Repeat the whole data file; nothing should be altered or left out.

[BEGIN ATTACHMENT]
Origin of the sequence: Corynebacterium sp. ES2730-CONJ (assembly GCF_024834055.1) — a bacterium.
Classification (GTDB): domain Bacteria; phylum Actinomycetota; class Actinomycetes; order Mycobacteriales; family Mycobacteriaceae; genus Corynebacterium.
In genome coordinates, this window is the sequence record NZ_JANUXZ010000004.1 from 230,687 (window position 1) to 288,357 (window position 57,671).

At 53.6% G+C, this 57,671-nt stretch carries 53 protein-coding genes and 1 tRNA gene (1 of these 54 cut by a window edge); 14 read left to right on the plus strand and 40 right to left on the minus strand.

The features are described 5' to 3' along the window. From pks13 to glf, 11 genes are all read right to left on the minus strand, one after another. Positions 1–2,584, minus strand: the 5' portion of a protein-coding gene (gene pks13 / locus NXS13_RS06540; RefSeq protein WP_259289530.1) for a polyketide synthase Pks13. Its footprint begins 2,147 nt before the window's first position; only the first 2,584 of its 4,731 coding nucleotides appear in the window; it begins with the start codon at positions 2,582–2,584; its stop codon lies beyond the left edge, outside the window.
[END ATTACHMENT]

Origin of the sequence: Corynebacterium sp. ES2730-CONJ (assembly GCF_024834055.1) — a bacterium.
Classification (GTDB): domain Bacteria; phylum Actinomycetota; class Actinomycetes; order Mycobacteriales; family Mycobacteriaceae; genus Corynebacterium.
In genome coordinates, this window is the sequence record NZ_JANUXZ010000004.1 from 230,687 (window position 1) to 288,357 (window position 57,671).

At 53.6% G+C, this 57,671-nt stretch carries 53 protein-coding genes and 1 tRNA gene (1 of these 54 cut by a window edge); 14 read left to right on the plus strand and 40 right to left on the minus strand.

The features are described 5' to 3' along the window. From pks13 to glf, 11 genes are all read right to left on the minus strand, one after another. Positions 1–2,584, minus strand: the 5' portion of a protein-coding gene (gene pks13 / locus NXS13_RS06540; RefSeq protein WP_259289530.1) for a polyketide synthase Pks13. Its footprint begins 2,147 nt before the window's first position; only the first 2,584 of its 4,731 coding nucleotides appear in the window; it begins with the start codon at positions 2,582–2,584; its stop codon lies beyond the left edge, outside the window.